5 Things to Consider When Planning for Childbirth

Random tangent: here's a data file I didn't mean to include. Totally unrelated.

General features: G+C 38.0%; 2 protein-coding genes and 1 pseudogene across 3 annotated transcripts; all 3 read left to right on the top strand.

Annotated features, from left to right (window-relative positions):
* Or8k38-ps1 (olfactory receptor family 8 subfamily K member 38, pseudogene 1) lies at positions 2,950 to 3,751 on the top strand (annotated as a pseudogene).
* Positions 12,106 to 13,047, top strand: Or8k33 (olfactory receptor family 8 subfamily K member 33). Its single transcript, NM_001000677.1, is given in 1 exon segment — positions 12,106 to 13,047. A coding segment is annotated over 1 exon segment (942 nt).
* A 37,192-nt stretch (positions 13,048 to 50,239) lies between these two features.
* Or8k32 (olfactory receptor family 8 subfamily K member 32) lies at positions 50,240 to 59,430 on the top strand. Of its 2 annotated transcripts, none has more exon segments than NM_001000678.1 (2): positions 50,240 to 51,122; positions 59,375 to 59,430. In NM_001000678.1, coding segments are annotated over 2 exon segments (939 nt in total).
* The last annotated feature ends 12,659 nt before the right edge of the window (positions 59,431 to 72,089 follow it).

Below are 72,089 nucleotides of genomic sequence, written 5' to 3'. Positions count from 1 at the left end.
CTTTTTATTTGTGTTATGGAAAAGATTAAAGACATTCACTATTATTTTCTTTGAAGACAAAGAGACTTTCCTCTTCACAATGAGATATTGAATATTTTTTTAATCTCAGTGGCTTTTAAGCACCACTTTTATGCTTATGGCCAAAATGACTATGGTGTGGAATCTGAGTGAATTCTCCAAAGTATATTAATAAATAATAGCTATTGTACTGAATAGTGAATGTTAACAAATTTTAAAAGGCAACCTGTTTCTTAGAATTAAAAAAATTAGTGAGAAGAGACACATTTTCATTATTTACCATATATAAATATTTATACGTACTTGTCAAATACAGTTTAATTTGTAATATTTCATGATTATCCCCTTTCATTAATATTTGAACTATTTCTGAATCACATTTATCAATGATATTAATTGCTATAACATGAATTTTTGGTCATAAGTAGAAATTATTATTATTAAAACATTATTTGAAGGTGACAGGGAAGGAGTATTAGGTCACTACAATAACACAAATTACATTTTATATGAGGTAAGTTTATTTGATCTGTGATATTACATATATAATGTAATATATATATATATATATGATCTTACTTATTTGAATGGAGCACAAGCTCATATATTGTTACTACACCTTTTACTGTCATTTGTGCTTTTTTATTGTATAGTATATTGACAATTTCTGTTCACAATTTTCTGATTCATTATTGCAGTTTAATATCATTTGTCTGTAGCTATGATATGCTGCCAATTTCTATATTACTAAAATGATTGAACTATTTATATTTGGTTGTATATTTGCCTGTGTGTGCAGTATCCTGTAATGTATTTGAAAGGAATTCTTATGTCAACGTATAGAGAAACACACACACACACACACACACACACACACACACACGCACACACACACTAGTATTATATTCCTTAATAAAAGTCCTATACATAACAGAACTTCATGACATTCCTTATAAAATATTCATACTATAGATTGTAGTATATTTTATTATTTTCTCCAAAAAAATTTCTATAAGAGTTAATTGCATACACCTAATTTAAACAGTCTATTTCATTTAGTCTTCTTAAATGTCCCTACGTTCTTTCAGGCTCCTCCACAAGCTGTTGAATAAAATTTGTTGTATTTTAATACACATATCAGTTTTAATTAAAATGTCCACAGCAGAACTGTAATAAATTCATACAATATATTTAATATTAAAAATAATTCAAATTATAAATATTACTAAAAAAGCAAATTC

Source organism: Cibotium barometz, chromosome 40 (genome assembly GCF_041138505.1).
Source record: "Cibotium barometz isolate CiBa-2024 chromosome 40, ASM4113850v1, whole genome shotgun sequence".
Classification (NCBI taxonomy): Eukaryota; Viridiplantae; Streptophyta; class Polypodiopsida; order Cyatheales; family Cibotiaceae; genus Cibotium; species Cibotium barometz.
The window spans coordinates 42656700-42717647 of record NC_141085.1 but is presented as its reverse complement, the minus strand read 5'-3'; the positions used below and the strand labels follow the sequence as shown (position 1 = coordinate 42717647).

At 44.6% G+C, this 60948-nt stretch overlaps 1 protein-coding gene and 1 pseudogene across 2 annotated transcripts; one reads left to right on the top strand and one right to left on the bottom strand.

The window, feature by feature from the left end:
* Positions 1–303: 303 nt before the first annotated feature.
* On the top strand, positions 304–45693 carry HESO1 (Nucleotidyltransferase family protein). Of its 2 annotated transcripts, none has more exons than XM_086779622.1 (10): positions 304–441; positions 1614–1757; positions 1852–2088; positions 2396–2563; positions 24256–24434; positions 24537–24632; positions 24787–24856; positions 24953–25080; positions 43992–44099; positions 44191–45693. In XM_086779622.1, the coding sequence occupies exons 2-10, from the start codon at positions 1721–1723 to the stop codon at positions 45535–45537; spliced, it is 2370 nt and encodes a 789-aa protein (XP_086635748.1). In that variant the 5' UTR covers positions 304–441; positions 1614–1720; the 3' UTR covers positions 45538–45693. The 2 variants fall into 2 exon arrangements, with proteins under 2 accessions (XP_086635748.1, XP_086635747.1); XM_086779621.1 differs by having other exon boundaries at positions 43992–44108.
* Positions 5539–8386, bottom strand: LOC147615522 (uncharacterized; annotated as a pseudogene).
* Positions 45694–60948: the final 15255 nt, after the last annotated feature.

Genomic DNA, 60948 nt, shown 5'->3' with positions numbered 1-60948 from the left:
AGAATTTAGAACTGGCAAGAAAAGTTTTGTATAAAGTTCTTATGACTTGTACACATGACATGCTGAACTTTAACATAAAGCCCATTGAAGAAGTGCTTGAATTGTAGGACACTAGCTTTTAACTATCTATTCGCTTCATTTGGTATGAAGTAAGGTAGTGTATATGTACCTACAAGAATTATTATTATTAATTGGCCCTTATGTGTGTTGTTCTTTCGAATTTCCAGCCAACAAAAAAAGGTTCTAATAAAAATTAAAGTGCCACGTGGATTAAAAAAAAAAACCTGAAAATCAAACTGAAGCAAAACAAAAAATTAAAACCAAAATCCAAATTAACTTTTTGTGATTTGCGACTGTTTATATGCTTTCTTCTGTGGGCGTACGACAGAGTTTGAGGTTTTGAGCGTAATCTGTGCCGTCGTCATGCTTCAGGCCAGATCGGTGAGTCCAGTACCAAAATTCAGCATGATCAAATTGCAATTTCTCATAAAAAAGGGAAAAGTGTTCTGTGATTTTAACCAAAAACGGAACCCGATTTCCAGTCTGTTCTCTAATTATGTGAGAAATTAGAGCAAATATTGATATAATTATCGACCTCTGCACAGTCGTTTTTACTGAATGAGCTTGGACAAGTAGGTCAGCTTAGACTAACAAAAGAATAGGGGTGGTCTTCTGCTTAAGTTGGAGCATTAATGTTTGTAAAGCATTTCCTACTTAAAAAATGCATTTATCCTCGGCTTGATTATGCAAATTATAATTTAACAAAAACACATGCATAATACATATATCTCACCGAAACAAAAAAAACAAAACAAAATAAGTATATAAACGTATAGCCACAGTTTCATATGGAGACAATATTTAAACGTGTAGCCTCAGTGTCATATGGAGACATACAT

1. Women, Birth & Mass Media Hysteria Over the centuries, birth has become the most dreaded event in a women’s life. In today’s media, frequent images of pain, blood and screaming are being seen as the standard of childbirth today. Programmes such as ‘One born every minute’ perpetuate this image of birth, traumatising women further by making it appear to be a real life insight into birth. The majority of women have come to expect massive trauma while giving birth. This has pushed many birthing mothers towards taking advantage of the medical world’s range of interventions now available. Choosing from a veritable buffet of drugs or opting to miss out on vaginal birth altogether and electing to have baby birthed through Caesarean section. It’s no wonder that we are queuing up for an ‘easy way out’ of this supposedly horrific thing that is happening to us… In recent years however, there has been a resurgence of women seeking to find out more about birthing naturally across the Western World. Women are attempting to reclaim their birth right: to birth without intervention, without drugs and often birthing outside of the hospital environment or even in water. I’d like to be clear at this point that I am not advocating natural birth. I had a beautiful, natural birth myself but not everyone has or wants that as an option. This book is written without judgment and is in support for all women and all circumstances. However, pregnant women are seeing natural, alternative or holistic birthing options becoming more mainstream and widely available to them. Women are starting to realize that actually, natural birth could be the easiest, fastest and most rewarding option all round! Different mediums allow women to educate themselves on the non-medical aspects of birthing through the internet, books, TV and film. More and more women are aware of the work of doulas (birth companions), many training formally to become birth companions and to help other women in this way. This inspiring shift towards reclaiming birth is finally allowing women to have real options and to make decisions about their birth, out with the generally accepted model of hospital birth. 2. Which Birth Is For Me? There are hundreds of birthing programmes and techniques that mothers can turn to, some promising more than others. Birth Hypnosis classes are one genre of childbirth preparation that have become very popular in recent years. Many of these programmes promise pain free, trance like births. Other programmes lead women to believe that achieving an orgasm during birth is a common and readily available option. Each new programme has a promise that their technique will make sure that mother has her perfect birth. But isn’t this just as dangerous as scaring women with stories of blood and gore? Are women being set up to fail? Many birthing programmes deal with mothers who don’t have the promised pain-free, silent birth by questioning them on what they ‘hadn’t done properly.’ Had they practiced their hypnosis every single day? No? Then this is why their birth was not ‘up to scratch.’ No room for negotiation, the blame firmly being directed back to mother for not meeting their birthing standards. Surely this is not a positive move towards empowering women. Making them believe that if they did not meet this new accepted standard of birth (silent, peaceful, orgasmic or pain free.) That it must in some way be their fault? That they had failed themselves and their child by causing this ‘traumatic’ birth? I am in no way saying that birth hypnosis is not a valid technique for birthing mothers. Birth Hypnosis (as the inferred example) is an excellent option to offer for confidence, comfort and pain relief during birth. But it does not work for everyone and is not a ‘cure all.’ Of the many women that I taught birth hypnosis to over the years, fifty percent had the beautiful blissful births that they hoped for and fifty percent did not. 3. You don't have to be silent to have a peaceful birth The story of one birth hypnosis mother I worked with always sticks in my mind. She had practised her self-hypnosis techniques religiously, every day. The mother in question had a perfectly normal birth, a natural vaginal birth at home with no medical intervention or drugs which resulted in a beautiful healthy baby. When I spoke to her after the birth, she was devastated that she did not ‘look like the women in the birth videos’ and had made noise during the birth instead of remaining peaceful and silent. I do not believe this woman ever forgave herself, no matter how many times I reassured her that every birth is different. She would often say to me, ‘Why couldn’t I give birth like that? What did I do wrong?’ It was at this point that I realized for certain, that I could not continue to offer one technique as the answer for every person in every birth situation. 4. One Size Does Not Fit All Every woman and every birth is unique and there is no fix-all option or cure for birthing. Drugs may not be the healthiest option for mother and baby, but neither is promising a mother a birth which may never become a reality for her and may cause her to harbour birth guilt. Birth is hard work and it may even hurt, but it is without a doubt, the most amazing and empowering experience that any woman is ever likely to have. Birth is worth every single minute of the effort. I am unable to describe the birth of my own son as painful, as I found it to be ecstatic. The sheer joy of meeting my little man face to face erased every memory of discomfort before it even existed. It is my belief that birth preparation and education should be realistic. By this I do not mean presenting mothers with a list of interventions or drugs available. I don’t think running through a list of catastrophic circumstances which may never arise is helpful either. Why put even more negative connotations into mother’s mind? If mothers choose to educate themselves about birth, then their time needs to be spent positively. Clearly making false promises and setting standards of what is a good or bad birth is not positive or conducive to a happy birth experience either. 5. Get to Know Yourself in Life Before Birth Birth preparation needs to have a strong focus on self-discovery. We cannot teach mothers how to give birth. Women already know how to give birth. What we can do, is to facilitate the journey of self-discovery with mothers and parents to be. To help them understand how they usually cope with new experiences and potentially stressful situations in everyday life. This knowledge can help parents translate these coping techniques into a birthing scenario. How do they normally react to discomfort or pain? What usually gives them comfort or relief? I believe that we are in birth as we are in life and that what comforts us today, will comfort us during birth. This journey within, this getting to know and understand yourself, is essential in discovering how you can remain comfortable while birthing. We need to focus on opening up to the possibility of a joyful, comfortable and even ecstatic birth, without offering mothers’ false promises or assigning blame to those who don’t meet the perfect birth criteria. We cannot account for special circumstances arising during birth which necessitate medical intervention or mean that you may not have the birth that you hoped for. I believe that the role of birth preparation is not to give you a list of facts and figures, but to help you discover what you already know deep within yourself. Uncovering your real feminine strength (cheesy but true) that is integral to being a woman, that has been sullied by excessive intervention, propaganda and false promises. This blog is adapted from the revised edition of Birth ROCKS by Cheryl MacDonald, available on Amazon in paperback and Kindle.